Wednesday, February 18, 2015

"Information" is not just my imagination

When I say that PCM systems preserve information better than Delta Sigma systems, I mean it.  I'm not only talking about my subjective experience (and I don't have a strong belief in subjective experiences, I believe we're easily fooled and fooled all the time).  I'm talking about something which I strongly believe could be measured, in principle.

One type of measurement would be to create a modulation transmission system using a digital system.  Take two 56k modems, connect one to the input of the digital sampler, and the other to the delta sigma output.  See the maximum rate of information that can be transferred.

Now a 56k modem would not be a good test as it doesn't transmit as much information as a 20kHz bandwidth system could. It would be only testing the middle frequencies available, in which delta sigma systems might be superior to some PCM systems (say, DSD vs 44.1kHz PCM).  So imagine an even better modem, a 20-20kHz modem, that perhaps transmits data at 1Mbps, I don't actually know what it could potentially do.  But such a modulation transmission system would, I believe, show PCM systems to be superior.

Meanwhile, even a 56k modem could show that low bit rate MP3 loses lots of information.  Obviously a modem stream riding on MP3 can't transmit a higher bitrate than the MP3 itself.  We are audibly fooled because of limitations in our ability to hear, but the modem isn't fooled.

With an even higher bandwidth transmission test, say 20-50kHz, high resolution PCM would be far superior to 1x DSD.  While DSD nominally has frequency response to 50kHz, it's very noisy response.

In a way, you could see the issue simply in the rising noise above 10kHz.  But static noise does not perfectly correspond to information loss because there is also dynamic noise, modulation noise, and THAT is the big problem with delta sigma systems.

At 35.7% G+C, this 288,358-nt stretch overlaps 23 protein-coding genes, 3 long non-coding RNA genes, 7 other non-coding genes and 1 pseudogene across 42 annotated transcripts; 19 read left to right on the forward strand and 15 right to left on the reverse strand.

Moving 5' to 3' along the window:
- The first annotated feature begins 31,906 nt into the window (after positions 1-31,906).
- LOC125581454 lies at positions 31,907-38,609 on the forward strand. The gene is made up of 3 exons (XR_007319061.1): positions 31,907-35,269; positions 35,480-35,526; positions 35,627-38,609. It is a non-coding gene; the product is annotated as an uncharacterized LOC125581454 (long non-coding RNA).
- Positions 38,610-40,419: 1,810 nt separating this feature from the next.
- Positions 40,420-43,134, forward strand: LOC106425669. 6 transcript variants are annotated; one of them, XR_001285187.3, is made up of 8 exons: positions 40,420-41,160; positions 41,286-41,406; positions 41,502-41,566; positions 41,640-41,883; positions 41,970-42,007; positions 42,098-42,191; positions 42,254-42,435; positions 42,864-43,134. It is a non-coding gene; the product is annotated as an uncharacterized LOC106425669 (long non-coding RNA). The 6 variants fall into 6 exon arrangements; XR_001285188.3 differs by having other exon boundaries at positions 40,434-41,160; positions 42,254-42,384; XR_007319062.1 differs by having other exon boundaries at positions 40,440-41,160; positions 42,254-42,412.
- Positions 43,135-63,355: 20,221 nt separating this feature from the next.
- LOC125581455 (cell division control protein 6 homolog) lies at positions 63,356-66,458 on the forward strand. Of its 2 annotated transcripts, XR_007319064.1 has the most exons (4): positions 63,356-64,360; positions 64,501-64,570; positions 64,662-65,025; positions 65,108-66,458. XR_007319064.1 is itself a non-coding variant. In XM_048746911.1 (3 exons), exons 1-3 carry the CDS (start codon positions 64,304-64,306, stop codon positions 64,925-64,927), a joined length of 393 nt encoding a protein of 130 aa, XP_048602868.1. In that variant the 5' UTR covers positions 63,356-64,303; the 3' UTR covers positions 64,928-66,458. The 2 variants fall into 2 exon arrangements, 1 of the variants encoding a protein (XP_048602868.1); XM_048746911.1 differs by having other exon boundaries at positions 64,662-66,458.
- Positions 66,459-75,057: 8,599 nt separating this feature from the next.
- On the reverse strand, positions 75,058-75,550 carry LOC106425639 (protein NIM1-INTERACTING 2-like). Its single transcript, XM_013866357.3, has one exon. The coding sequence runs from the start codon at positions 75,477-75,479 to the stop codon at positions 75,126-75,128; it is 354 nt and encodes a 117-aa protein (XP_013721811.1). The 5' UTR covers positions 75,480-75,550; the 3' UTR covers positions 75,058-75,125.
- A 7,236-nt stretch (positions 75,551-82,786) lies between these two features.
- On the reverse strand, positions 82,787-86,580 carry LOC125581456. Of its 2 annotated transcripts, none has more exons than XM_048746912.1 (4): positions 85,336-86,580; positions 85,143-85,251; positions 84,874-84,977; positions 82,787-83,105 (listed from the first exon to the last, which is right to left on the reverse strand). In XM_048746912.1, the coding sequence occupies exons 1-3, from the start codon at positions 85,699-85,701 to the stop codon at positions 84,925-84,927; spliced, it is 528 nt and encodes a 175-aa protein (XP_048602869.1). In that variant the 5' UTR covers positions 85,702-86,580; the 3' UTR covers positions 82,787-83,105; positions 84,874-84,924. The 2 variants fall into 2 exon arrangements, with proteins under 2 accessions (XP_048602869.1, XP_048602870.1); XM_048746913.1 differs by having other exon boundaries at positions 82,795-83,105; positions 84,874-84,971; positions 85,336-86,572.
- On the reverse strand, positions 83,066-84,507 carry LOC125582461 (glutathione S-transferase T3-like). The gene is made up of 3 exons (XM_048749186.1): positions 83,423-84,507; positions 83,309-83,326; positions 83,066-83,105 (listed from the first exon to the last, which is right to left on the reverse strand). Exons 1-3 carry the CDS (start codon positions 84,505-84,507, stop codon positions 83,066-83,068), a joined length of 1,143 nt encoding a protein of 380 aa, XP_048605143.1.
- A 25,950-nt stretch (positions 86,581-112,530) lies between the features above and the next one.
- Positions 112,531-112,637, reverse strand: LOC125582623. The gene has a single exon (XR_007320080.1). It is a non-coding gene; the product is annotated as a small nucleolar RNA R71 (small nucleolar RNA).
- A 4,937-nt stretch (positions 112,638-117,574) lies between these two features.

Just looking at the decoder, a delta sigma or sigma delta DAC seems to have excellent amplitude characteristics.  It can be made with higher apparent linearity than a PCM DAC.  But it achieves this by smearing the time response.  You have a feedback system that takes a variable amount of time to stabilize the amplitude level, or a feedforward system based on the addition of known quantities--either way information is smeared.  True PCM systems put out the best approximation to an analog voltage level at predetermined times, times that don't vary in a way correlated with the amplitude level.  The latter preserves actual information better because any kind of correlation smears information.

I'm pretty much flying by my intuition in describing the whole problem, and I could be wrong here, but it makes sense to me.  Meanwhile, there's also a problem in that it's not clear humans can perceive the higher rate of information.  My argument remains that it may not make a difference in a single listening session, but over the course of a lifetime of listening there will be more different listening experiences because of greater information available.  Such differences would be nearly impossible, effectively impossible to produce DBT proof for.

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